Wednesday, June 15, 2011

How To Win Back Your Ex


A few months ago, New Mexico resident and computer tech Greg Fultz provided $1,300 to fund a large billboard. The ad featured a photo of him in front of a playground cradling the opaque outline of an infant. The caption read, “This Would Have Been A Picture Of My 2-month Old Baby If The Mother Had Decided To Not KILL Our Child!” and carried the official endorsement of the New Mexico chapter of the Right To Life Foundation. The billboard also stated that it was “Created for N.A.N.I. – National Association of Needed Information.”

Greg's Original Ad
The ad quickly drew media attention and several details emerged concerning Fultz’s claims. It appears that the woman Futz, 35, impregnated happened to be a twenty year old college classmate named Nani and the “Created for Nani” acronym was a thinly-veiled public accusation masquerading as a non-existent organization. Fultz later revealed that the two only had a six-month relationship and he has no idea whether Nani actually had an abortion or simply suffered an involuntary miscarriage (as she claims). He insists that since Nani has not spoken to him since their relationship ended, he has received “no closure” concerning his loss and that is why he chose the billboard.

Nani has retained a lawyer and is taking him to court for invasion of privacy, harassment, and domestic abuse. Fultz and his attorney insist that the billboard’s content is protected by his first amendment right to free speech but he voluntarily removed the “Nani” reference. Upon discovering that Fultz was not certain his ex-girlfriend had actually had an abortion, Right To Life retracted their support and their logo no longer appears on the ads.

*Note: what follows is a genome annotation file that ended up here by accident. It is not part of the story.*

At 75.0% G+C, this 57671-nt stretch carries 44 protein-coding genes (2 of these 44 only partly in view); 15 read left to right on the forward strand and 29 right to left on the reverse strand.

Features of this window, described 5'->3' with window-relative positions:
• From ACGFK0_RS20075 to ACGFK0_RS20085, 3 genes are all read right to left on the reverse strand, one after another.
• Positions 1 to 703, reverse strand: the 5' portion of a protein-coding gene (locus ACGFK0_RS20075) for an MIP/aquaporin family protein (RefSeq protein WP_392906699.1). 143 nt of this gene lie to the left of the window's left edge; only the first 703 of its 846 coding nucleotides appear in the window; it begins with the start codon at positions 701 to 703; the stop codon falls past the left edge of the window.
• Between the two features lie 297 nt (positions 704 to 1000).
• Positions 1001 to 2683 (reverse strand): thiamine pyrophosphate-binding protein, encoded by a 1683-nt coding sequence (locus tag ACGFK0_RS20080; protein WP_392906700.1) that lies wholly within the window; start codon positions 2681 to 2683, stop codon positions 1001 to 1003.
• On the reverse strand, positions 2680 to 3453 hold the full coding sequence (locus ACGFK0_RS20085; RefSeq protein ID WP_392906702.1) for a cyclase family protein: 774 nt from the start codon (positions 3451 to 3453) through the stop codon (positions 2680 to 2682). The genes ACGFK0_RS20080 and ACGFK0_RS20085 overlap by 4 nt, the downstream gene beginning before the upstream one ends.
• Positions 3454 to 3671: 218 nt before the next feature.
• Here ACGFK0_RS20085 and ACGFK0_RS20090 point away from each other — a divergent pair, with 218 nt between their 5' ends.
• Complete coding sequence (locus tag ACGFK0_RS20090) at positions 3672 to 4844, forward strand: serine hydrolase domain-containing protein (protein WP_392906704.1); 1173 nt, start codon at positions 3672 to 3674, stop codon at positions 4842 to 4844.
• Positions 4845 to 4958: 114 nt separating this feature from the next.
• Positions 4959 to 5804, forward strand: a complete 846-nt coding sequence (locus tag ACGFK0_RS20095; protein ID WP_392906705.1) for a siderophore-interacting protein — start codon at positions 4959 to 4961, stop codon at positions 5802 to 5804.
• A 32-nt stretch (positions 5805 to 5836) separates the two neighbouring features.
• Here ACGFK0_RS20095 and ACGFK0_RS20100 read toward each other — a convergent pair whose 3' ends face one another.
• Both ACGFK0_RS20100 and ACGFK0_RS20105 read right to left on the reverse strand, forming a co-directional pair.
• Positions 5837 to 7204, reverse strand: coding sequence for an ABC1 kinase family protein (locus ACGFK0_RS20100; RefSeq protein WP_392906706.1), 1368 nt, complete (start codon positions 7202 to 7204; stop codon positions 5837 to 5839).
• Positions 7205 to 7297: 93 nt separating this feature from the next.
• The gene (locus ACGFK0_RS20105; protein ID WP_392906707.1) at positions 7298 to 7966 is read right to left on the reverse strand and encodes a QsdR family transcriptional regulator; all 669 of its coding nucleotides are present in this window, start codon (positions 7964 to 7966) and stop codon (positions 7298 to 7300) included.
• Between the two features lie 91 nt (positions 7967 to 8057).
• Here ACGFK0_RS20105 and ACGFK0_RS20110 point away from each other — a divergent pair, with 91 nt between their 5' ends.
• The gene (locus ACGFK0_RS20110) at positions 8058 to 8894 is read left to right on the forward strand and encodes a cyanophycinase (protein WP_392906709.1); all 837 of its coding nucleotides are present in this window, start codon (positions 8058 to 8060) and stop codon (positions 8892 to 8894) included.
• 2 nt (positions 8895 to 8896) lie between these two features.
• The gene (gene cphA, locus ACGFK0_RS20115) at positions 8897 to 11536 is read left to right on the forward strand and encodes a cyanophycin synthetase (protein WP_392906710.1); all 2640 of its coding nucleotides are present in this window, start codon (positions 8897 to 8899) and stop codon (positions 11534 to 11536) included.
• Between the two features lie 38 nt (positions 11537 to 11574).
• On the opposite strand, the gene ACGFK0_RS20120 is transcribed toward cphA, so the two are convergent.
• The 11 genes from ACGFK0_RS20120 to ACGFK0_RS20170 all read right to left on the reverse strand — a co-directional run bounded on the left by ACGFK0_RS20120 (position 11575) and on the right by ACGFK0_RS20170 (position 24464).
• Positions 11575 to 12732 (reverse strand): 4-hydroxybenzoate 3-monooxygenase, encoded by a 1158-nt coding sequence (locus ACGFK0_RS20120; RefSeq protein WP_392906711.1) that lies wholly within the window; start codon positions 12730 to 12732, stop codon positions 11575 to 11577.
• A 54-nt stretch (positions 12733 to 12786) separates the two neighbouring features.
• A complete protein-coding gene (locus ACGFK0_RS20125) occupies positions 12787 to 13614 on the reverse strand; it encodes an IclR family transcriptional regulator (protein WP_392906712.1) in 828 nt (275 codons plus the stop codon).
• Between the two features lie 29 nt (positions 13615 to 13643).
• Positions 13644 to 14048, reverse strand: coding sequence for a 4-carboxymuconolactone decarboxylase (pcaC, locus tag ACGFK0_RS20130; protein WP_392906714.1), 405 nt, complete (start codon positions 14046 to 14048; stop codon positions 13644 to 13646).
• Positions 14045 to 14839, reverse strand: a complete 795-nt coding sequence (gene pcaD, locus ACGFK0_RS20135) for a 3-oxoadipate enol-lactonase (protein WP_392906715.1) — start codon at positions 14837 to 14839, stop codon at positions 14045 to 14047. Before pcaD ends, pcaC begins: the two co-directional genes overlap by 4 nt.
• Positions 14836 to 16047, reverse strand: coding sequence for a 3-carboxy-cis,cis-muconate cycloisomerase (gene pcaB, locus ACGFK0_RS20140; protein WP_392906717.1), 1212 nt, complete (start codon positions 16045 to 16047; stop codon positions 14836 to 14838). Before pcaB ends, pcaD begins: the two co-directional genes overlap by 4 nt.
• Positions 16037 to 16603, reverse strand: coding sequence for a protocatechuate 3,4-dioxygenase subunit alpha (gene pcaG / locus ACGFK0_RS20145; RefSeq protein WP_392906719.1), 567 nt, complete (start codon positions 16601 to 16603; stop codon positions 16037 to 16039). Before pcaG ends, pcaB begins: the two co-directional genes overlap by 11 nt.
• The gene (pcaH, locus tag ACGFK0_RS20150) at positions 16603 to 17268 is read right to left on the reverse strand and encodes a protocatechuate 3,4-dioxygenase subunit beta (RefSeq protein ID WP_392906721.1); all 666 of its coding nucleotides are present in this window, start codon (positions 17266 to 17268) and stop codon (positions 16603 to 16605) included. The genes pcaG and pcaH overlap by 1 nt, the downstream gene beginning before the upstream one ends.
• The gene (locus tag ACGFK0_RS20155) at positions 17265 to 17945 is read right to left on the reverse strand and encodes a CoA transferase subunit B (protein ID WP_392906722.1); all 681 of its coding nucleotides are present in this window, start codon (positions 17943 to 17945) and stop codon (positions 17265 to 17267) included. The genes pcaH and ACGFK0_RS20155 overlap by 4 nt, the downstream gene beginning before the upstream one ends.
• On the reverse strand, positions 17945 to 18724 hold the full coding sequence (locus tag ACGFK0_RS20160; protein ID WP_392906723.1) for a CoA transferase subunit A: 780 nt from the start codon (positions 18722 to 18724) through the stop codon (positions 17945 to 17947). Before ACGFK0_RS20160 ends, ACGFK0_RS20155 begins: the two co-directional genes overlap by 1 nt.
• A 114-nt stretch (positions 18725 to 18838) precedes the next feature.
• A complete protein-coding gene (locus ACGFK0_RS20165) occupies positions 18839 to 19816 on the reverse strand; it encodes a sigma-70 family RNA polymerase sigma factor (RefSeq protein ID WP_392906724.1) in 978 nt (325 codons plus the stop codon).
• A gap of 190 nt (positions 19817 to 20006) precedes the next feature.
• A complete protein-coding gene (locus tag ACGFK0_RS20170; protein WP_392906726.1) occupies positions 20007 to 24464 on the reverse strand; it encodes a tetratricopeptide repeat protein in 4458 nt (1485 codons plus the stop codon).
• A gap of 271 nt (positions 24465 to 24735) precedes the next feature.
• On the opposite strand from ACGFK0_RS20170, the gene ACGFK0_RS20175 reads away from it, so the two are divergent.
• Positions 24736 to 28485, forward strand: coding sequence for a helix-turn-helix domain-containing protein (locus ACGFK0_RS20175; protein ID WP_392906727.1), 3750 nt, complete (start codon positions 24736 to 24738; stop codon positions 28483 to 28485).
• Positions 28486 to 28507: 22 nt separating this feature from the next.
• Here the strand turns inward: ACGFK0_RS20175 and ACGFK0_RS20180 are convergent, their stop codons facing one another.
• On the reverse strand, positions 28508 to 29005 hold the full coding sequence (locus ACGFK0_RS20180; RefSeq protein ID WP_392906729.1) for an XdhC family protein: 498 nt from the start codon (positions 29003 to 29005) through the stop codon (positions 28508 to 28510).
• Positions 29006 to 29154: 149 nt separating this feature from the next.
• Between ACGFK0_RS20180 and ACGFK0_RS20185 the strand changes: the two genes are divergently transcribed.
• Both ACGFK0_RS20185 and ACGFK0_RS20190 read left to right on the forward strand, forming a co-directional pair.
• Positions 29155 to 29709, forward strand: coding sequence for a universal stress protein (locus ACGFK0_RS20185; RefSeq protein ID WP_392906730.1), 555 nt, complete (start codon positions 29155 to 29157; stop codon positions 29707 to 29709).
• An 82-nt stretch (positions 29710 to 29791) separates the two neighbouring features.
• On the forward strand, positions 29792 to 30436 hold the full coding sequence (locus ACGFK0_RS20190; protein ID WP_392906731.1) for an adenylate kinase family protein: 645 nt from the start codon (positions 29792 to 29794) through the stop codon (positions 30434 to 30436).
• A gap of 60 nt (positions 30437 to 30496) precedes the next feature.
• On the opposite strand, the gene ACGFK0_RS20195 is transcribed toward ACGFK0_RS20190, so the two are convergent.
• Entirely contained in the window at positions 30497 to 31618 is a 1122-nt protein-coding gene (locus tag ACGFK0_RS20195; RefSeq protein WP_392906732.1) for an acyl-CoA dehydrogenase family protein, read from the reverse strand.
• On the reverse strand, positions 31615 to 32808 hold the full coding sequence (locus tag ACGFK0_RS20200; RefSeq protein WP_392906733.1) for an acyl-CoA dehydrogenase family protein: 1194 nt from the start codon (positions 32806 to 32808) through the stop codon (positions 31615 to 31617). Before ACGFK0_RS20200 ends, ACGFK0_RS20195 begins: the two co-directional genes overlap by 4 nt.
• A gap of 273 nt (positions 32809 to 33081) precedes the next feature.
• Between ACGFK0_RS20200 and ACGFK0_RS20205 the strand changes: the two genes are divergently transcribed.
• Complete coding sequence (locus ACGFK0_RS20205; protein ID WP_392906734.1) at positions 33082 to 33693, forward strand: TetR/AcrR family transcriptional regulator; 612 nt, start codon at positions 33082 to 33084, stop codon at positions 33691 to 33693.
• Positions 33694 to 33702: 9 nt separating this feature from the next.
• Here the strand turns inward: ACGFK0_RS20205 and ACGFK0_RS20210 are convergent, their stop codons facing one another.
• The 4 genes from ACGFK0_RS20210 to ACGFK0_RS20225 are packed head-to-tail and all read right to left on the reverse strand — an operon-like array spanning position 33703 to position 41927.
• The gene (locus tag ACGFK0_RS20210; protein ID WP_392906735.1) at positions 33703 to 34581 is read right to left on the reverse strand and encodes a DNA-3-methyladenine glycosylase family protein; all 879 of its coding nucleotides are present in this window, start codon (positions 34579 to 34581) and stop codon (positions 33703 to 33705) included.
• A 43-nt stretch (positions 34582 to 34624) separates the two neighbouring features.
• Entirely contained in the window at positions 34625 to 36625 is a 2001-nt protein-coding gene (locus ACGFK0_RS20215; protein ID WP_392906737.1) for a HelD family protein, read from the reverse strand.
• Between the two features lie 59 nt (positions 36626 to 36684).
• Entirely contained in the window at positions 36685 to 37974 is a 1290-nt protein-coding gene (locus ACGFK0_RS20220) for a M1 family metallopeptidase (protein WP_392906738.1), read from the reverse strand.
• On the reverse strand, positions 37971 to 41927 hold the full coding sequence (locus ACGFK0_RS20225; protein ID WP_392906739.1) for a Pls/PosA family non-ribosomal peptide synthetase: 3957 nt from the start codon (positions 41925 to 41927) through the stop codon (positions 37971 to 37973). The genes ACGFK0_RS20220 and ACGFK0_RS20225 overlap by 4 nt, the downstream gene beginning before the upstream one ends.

This is an interesting case study in free speech versus personal privacy and some (including Fultz’s own attorney) have compared it to the recent ruling in favor of Westboro Baptist Church. I might be inclined to agree with that if he had not chosen to publish the rather unique first name of his ex-girlfriend who resides in a small town of 35,000 people. Whether she had an abortion or a miscarriage, Fultz appears to be leaving the land of free speech and entering the realm of a well-publicized HIPAA violation.

He has every right in the world to publish a picture of himself holding what appears to be clipart from the “infant crime scene” collection with the caption “My Future Child Was Murdered By Abortion” or “Look What Abortion Did To Me.” However, the moment he identified his ex-girlfriend and publicly accused her of having the most polarizing medical procedure in modern history he veered away from moral statement to personal attack. I believe that the fact he was willing to do all this without knowing whether or not she even had an abortion makes it a case study in varsity-level jack-assery.

I am personally shocked that Nani would give up her chance to stake her claim on a catch like Greg. 
After all, how often do you come across an eligible, mulletted mid-thirties computer tech that is willing to have sex with twenty-year old women outside the confines of marriage?  He is obviously an emotionally well-adjusted man with marketing initiative and access to large amounts of disposable income. Let this be a lesson to all the ladies out there: once the Flutz-train leaves the station, it ain’t coming back.

While I completely understand the passion and controversy behind abortion and support every person’s right to speak either in favor or opposition of its use, it appears that Greg is simply attempting to soften a personal vendetta by transforming it into a public issue. I have a hard time believing that a guy who reportedly lists Church of Satan founder Anton LaVey as a person who “inspires” him commissioned the billboard out of pure moral indignation. Perhaps if he had spent the $1,300 on an engagement ring and a haircut Nani would still be returning his calls. 

On the plus, side if you are a single woman looking for someone with Photoshop and a twisted sense of justice to impregnate you, Fultz is back on the market.

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